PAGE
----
Trump’s Ham-Handed, Incoherent Health Care Message Leaves Senate Flailing

Ron Sachs/picture-alliance/dpa/AP Images
Views

With one of his signature campaign promises—the repeal of Obamacare—all but dead in the Senate, President Donald Trump has for weeks been disinterested and distracted, involving himself only sporadically with ham-handed tactics and incoherent messages for his struggling Republican brethren.

On Wednesday, he summoned all 52 Republican senators to the White House to try to browbeat them into passing some form of a health care bill.  The president previewed his message for the lawmakers in an interview with televangelist Pat Robertson—saying he’ll be “very angry” if they can’t pass a bill—and in tweets Wednesday morning that made no case for the merits of the legislation or the difficult politics of curtailing the benefits of millions of people.

At the meeting, he threatened bill critic Sen. Dean Heller (R-NV), asking as TV cameras rolled if he wants to “remain a senator,” and demanded the Senate stay in session through the summer recess until they “get it done” on health care.

As former veteran congressional staffer Stan Collender told TPM in April: “He’s thinking of them as underlings and he’s the CEO. But he’s not Congress’ CEO, he’s the president of the United States. They don’t work for him, they work for their constituents.”

Trump’s tin ear for Washington politics was on full display Monday night—the night Republican defectors drove the final nail into the coffin of the latest Obamacare repeal bill. The president hosted a group of senators at White House ostensibly to discuss health care over an elegant steak dinner, but did not invite any of the on-the-fence lawmakers he needed to convince to support the repeal effort. Instead, he dined with a group that already supported the bill, and according to the Washington Post, spent most of the evening recounting his recent trip to France.

Over the following 36 hours, Trump cycled through several wildly different positions on what the Senate should do on health care, saying Monday night that they should move forward with a controversial repeal-and-delay bill despite widespread opposition.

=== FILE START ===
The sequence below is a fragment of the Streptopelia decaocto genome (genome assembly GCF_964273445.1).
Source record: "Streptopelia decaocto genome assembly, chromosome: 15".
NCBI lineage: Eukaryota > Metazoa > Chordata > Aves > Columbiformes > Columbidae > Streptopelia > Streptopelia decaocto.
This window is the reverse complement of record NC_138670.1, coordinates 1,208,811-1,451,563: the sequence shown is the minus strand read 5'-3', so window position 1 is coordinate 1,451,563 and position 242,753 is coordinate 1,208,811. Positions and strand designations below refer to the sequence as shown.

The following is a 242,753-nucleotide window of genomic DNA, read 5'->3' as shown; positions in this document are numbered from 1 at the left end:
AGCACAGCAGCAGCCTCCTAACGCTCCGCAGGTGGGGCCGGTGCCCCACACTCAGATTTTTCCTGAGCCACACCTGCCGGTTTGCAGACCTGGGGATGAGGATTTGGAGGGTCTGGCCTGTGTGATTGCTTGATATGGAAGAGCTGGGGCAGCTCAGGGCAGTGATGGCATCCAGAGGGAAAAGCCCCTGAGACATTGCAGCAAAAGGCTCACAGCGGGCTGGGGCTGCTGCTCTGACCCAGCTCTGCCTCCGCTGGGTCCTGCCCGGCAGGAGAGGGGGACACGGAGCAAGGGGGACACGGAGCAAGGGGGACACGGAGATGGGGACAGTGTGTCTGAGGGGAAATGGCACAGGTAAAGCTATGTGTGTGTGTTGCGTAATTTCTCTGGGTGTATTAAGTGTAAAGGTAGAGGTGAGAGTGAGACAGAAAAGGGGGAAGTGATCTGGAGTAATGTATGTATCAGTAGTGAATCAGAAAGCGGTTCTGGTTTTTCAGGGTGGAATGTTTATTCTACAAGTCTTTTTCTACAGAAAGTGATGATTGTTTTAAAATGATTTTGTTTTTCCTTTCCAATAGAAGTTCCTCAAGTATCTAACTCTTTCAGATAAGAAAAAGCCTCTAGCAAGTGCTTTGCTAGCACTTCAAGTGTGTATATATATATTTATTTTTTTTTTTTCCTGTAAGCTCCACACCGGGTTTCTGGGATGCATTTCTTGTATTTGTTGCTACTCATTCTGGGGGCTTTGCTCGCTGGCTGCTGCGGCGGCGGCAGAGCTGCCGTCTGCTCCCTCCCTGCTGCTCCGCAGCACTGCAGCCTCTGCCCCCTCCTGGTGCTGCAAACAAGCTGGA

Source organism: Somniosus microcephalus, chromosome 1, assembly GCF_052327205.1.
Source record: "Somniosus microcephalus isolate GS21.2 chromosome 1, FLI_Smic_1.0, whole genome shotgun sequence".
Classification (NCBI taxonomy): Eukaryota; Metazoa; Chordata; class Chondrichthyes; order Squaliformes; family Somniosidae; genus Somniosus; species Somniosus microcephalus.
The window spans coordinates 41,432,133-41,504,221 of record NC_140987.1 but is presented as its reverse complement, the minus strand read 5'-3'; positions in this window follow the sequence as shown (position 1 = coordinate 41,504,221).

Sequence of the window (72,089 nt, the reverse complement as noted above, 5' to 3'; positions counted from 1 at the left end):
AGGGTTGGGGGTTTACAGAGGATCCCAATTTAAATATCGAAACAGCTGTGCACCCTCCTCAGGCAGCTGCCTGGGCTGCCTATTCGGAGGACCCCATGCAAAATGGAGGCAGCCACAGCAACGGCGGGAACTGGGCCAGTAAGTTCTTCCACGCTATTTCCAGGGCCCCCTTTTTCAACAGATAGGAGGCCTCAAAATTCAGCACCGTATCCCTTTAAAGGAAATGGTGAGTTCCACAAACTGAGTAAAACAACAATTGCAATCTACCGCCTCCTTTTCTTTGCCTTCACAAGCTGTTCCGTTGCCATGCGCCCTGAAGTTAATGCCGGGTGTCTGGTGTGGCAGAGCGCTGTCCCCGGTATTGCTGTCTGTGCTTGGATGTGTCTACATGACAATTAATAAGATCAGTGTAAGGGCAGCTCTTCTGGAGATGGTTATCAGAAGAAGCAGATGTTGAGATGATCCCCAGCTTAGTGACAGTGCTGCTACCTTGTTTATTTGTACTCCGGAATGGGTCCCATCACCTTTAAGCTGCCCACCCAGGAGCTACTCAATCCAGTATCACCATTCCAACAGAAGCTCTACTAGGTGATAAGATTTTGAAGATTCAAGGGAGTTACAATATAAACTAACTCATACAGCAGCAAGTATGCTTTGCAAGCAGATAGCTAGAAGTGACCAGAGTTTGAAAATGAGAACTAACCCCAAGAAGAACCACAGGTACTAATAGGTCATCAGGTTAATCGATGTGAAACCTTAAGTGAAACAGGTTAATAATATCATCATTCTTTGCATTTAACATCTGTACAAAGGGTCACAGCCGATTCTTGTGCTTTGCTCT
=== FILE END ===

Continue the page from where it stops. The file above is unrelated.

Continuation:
Less than a full day later, he said lawmakers should do nothing and “let Obamacare fail.”

By Wednesday, he had returned to advocating for a revival of the Senate’s Obamacare replacement bill, the Better Care Reconciliation Act, that died before ever receiving a vote on the floor.

On Wednesday morning, as they prepared to head to the White House, Republican senators were hesitant to criticize the president, but did not seem optimistic about the meeting.

Asked if the summoning is helpful, Sen. Chuck Grassley (R-IA) told TPM: “I hope so but I don’t know for sure.” Asked what can be accomplished, he repeated, “I don’t know.”

Other Republicans responded with similar verbal shrugs to Trump’s involvement.

Asked if Wednesday’s lunch meeting will make a difference, Sen. Marco Rubio (R-FL) quipped “depends what they serve,” before offering a less-than-enthusiastic, “It might.”

Asked if he expects progress on the health care impasse in the meeting, Sen. Orrin Hatch (R-UT) chuckled. “We’ll have to see. We’ll have to see,” he said.

Asked if it’s possible to revive the left-for-dead BCRA, Sen. Lindsey Graham (R-SC) offered a hearty “Maybe.”

The president’s “repeal Obamacare or else” message is resonating, however, with the Senate’s far-right members, who told reporters Wednesday that they hope Trump can convince their wayward colleagues to support “full repeal.”

“For seven years, Republicans have told the voters: ‘If you elect us, we’ll repeal Obamacare,'” said Sen. Ted Cruz (R-TX), carefully choosing his words as he walked through the Capitol’s underground tunnels surrounded by half a dozen reporters. “I think we will look like fools if we can’t deliver on that promise.”

But that message is unlikely to resonate with the moderate senators opposing the legislation who have repeatedly promised to protect their constituents’ Medicaid benefits and advocate for people with pre-existing conditions.

“Any time you’re over at the White House and the president is talking to you about his opinions, it can provide a pretty strong case,” Sen. Shelley Moore Capito (R-WV) acknowledged. “But,” she added with a laugh, “we have our strong opinions too.”

ABOUT THE AUTHOR

Alice Ollstein is a reporter at Talking Points Memo, covering national politics. She graduated from Oberlin College in 2010 and has been reporting in DC ever since, covering the Supreme Court, Congress and national elections for TV, radio, print, and online outlets. Her work has aired on Free Speech Radio News, All Things Considered, Channel News Asia, and Telesur, and her writing has been published by The Atlantic, La Opinión, and The Hill Rag. She was elected in 2016 as an at-large board member of the DC Chapter of the Society of Professional Journalists. Alice grew up in Santa Monica, California and began working for local newspapers in her early teens.

LIKE US ON FACEBOOK